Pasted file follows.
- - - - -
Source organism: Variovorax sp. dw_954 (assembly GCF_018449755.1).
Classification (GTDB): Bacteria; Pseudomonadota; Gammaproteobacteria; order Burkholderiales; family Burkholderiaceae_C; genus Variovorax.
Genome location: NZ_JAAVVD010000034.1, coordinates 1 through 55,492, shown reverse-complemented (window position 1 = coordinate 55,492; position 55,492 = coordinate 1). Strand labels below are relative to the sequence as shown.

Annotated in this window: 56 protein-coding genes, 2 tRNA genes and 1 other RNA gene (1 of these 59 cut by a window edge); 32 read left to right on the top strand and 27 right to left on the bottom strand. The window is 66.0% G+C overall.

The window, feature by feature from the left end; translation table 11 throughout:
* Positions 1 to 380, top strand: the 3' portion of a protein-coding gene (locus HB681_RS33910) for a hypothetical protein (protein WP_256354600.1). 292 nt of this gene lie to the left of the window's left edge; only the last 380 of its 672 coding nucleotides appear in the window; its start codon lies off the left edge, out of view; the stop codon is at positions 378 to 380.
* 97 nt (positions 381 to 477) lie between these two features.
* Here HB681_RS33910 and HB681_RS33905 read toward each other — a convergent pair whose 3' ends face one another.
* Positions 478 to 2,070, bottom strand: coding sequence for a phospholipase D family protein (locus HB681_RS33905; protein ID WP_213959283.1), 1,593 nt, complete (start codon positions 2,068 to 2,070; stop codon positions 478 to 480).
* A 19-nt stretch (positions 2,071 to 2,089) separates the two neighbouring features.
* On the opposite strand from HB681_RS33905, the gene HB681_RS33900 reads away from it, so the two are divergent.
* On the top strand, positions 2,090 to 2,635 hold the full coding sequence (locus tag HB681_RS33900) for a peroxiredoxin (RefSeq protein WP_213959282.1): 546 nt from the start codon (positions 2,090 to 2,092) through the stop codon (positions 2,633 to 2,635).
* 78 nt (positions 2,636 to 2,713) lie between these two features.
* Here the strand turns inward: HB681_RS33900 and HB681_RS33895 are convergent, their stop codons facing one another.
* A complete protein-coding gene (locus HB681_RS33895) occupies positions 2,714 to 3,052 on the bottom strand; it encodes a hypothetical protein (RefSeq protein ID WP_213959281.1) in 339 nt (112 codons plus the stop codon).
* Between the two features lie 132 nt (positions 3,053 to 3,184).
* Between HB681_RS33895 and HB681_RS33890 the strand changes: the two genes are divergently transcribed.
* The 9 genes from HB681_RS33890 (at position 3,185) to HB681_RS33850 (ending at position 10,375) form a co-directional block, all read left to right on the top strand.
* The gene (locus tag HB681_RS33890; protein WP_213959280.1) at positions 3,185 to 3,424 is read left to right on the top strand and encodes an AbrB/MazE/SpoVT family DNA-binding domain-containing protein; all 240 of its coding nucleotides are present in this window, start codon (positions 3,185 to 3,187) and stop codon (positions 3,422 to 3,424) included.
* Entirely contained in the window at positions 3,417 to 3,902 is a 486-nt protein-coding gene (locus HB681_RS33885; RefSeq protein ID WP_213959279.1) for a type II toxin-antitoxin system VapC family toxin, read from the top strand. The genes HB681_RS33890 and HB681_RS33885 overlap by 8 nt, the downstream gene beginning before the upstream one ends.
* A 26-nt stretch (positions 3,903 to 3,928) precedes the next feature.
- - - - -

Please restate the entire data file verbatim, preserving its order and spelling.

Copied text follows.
Source organism: Variovorax sp. dw_954 (assembly GCF_018449755.1).
Classification (GTDB): Bacteria; Pseudomonadota; Gammaproteobacteria; order Burkholderiales; family Burkholderiaceae_C; genus Variovorax.
Genome location: NZ_JAAVVD010000034.1, coordinates 1 through 55,492, shown reverse-complemented (window position 1 = coordinate 55,492; position 55,492 = coordinate 1). Strand labels below are relative to the sequence as shown.

Annotated in this window: 56 protein-coding genes, 2 tRNA genes and 1 other RNA gene (1 of these 59 cut by a window edge); 32 read left to right on the top strand and 27 right to left on the bottom strand. The window is 66.0% G+C overall.

The window, feature by feature from the left end; translation table 11 throughout:
* Positions 1 to 380, top strand: the 3' portion of a protein-coding gene (locus HB681_RS33910) for a hypothetical protein (protein WP_256354600.1). 292 nt of this gene lie to the left of the window's left edge; only the last 380 of its 672 coding nucleotides appear in the window; its start codon lies off the left edge, out of view; the stop codon is at positions 378 to 380.
* 97 nt (positions 381 to 477) lie between these two features.
* Here HB681_RS33910 and HB681_RS33905 read toward each other — a convergent pair whose 3' ends face one another.
* Positions 478 to 2,070, bottom strand: coding sequence for a phospholipase D family protein (locus HB681_RS33905; protein ID WP_213959283.1), 1,593 nt, complete (start codon positions 2,068 to 2,070; stop codon positions 478 to 480).
* A 19-nt stretch (positions 2,071 to 2,089) separates the two neighbouring features.
* On the opposite strand from HB681_RS33905, the gene HB681_RS33900 reads away from it, so the two are divergent.
* On the top strand, positions 2,090 to 2,635 hold the full coding sequence (locus tag HB681_RS33900) for a peroxiredoxin (RefSeq protein WP_213959282.1): 546 nt from the start codon (positions 2,090 to 2,092) through the stop codon (positions 2,633 to 2,635).
* 78 nt (positions 2,636 to 2,713) lie between these two features.
* Here the strand turns inward: HB681_RS33900 and HB681_RS33895 are convergent, their stop codons facing one another.
* A complete protein-coding gene (locus HB681_RS33895) occupies positions 2,714 to 3,052 on the bottom strand; it encodes a hypothetical protein (RefSeq protein ID WP_213959281.1) in 339 nt (112 codons plus the stop codon).
* Between the two features lie 132 nt (positions 3,053 to 3,184).
* Between HB681_RS33895 and HB681_RS33890 the strand changes: the two genes are divergently transcribed.
* The 9 genes from HB681_RS33890 (at position 3,185) to HB681_RS33850 (ending at position 10,375) form a co-directional block, all read left to right on the top strand.
* The gene (locus tag HB681_RS33890; protein WP_213959280.1) at positions 3,185 to 3,424 is read left to right on the top strand and encodes an AbrB/MazE/SpoVT family DNA-binding domain-containing protein; all 240 of its coding nucleotides are present in this window, start codon (positions 3,185 to 3,187) and stop codon (positions 3,422 to 3,424) included.
* Entirely contained in the window at positions 3,417 to 3,902 is a 486-nt protein-coding gene (locus HB681_RS33885; RefSeq protein ID WP_213959279.1) for a type II toxin-antitoxin system VapC family toxin, read from the top strand. The genes HB681_RS33890 and HB681_RS33885 overlap by 8 nt, the downstream gene beginning before the upstream one ends.
* A 26-nt stretch (positions 3,903 to 3,928) precedes the next feature.